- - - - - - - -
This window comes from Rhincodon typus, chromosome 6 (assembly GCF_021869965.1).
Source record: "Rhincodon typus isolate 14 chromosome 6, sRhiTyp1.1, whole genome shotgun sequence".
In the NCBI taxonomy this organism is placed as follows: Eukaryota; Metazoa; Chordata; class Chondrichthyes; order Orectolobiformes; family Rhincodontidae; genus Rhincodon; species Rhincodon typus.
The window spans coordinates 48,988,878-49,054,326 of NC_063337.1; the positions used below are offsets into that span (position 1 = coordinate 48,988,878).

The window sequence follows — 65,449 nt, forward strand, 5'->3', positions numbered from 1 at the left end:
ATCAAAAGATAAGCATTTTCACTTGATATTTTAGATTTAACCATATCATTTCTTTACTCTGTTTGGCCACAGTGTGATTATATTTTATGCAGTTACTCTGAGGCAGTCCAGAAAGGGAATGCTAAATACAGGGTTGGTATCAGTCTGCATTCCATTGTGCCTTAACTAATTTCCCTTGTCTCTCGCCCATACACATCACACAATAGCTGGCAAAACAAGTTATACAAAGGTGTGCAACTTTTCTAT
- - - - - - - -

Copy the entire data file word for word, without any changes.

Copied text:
This window comes from Rhincodon typus, chromosome 6 (assembly GCF_021869965.1).
Source record: "Rhincodon typus isolate 14 chromosome 6, sRhiTyp1.1, whole genome shotgun sequence".
In the NCBI taxonomy this organism is placed as follows: Eukaryota; Metazoa; Chordata; class Chondrichthyes; order Orectolobiformes; family Rhincodontidae; genus Rhincodon; species Rhincodon typus.
The window spans coordinates 48,988,878-49,054,326 of NC_063337.1; the positions used below are offsets into that span (position 1 = coordinate 48,988,878).

The window sequence follows — 65,449 nt, forward strand, 5'->3', positions numbered from 1 at the left end:
ATCAAAAGATAAGCATTTTCACTTGATATTTTAGATTTAACCATATCATTTCTTTACTCTGTTTGGCCACAGTGTGATTATATTTTATGCAGTTACTCTGAGGCAGTCCAGAAAGGGAATGCTAAATACAGGGTTGGTATCAGTCTGCATTCCATTGTGCCTTAACTAATTTCCCTTGTCTCTCGCCCATACACATCACACAATAGCTGGCAAAACAAGTTATACAAAGGTGTGCAACTTTTCTAT